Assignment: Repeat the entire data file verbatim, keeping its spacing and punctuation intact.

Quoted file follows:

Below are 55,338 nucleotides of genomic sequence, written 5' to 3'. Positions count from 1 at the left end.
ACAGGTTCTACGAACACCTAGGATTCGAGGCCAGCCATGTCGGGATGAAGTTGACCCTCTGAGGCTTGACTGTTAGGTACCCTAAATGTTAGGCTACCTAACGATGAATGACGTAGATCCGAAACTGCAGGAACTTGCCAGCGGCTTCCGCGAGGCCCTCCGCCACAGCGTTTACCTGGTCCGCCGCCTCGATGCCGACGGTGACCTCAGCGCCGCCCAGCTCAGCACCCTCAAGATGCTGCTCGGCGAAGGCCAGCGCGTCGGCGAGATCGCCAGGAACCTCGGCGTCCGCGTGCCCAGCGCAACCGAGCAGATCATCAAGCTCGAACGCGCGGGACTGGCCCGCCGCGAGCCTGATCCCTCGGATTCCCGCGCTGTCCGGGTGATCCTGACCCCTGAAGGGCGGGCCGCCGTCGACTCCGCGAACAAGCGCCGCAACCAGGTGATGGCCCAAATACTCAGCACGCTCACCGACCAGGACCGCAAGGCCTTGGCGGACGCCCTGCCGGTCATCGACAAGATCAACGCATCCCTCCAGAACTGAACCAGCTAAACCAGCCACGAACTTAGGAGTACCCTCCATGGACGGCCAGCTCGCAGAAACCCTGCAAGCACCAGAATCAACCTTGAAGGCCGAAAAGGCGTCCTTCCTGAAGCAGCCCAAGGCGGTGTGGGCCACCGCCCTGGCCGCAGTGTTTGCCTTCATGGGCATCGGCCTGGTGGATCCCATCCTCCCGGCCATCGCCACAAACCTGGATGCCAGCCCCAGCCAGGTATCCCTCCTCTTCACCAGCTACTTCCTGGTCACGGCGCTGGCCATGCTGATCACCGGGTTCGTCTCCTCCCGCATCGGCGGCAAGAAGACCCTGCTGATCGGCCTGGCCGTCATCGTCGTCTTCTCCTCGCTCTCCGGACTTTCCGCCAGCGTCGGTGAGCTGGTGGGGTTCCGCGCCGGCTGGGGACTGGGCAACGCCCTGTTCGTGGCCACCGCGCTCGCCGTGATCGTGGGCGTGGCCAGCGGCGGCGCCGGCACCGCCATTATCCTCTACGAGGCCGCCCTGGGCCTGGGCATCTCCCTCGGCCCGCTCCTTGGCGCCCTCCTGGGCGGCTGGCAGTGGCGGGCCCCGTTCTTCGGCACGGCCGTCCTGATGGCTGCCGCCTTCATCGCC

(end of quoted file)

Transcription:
Below are 55,338 nucleotides of genomic sequence, written 5' to 3'. Positions count from 1 at the left end.
ACAGGTTCTACGAACACCTAGGATTCGAGGCCAGCCATGTCGGGATGAAGTTGACCCTCTGAGGCTTGACTGTTAGGTACCCTAAATGTTAGGCTACCTAACGATGAATGACGTAGATCCGAAACTGCAGGAACTTGCCAGCGGCTTCCGCGAGGCCCTCCGCCACAGCGTTTACCTGGTCCGCCGCCTCGATGCCGACGGTGACCTCAGCGCCGCCCAGCTCAGCACCCTCAAGATGCTGCTCGGCGAAGGCCAGCGCGTCGGCGAGATCGCCAGGAACCTCGGCGTCCGCGTGCCCAGCGCAACCGAGCAGATCATCAAGCTCGAACGCGCGGGACTGGCCCGCCGCGAGCCTGATCCCTCGGATTCCCGCGCTGTCCGGGTGATCCTGACCCCTGAAGGGCGGGCCGCCGTCGACTCCGCGAACAAGCGCCGCAACCAGGTGATGGCCCAAATACTCAGCACGCTCACCGACCAGGACCGCAAGGCCTTGGCGGACGCCCTGCCGGTCATCGACAAGATCAACGCATCCCTCCAGAACTGAACCAGCTAAACCAGCCACGAACTTAGGAGTACCCTCCATGGACGGCCAGCTCGCAGAAACCCTGCAAGCACCAGAATCAACCTTGAAGGCCGAAAAGGCGTCCTTCCTGAAGCAGCCCAAGGCGGTGTGGGCCACCGCCCTGGCCGCAGTGTTTGCCTTCATGGGCATCGGCCTGGTGGATCCCATCCTCCCGGCCATCGCCACAAACCTGGATGCCAGCCCCAGCCAGGTATCCCTCCTCTTCACCAGCTACTTCCTGGTCACGGCGCTGGCCATGCTGATCACCGGGTTCGTCTCCTCCCGCATCGGCGGCAAGAAGACCCTGCTGATCGGCCTGGCCGTCATCGTCGTCTTCTCCTCGCTCTCCGGACTTTCCGCCAGCGTCGGTGAGCTGGTGGGGTTCCGCGCCGGCTGGGGACTGGGCAACGCCCTGTTCGTGGCCACCGCGCTCGCCGTGATCGTGGGCGTGGCCAGCGGCGGCGCCGGCACCGCCATTATCCTCTACGAGGCCGCCCTGGGCCTGGGCATCTCCCTCGGCCCGCTCCTTGGCGCCCTCCTGGGCGGCTGGCAGTGGCGGGCCCCGTTCTTCGGCACGGCCGTCCTGATGGCTGCCGCCTTCATCGCC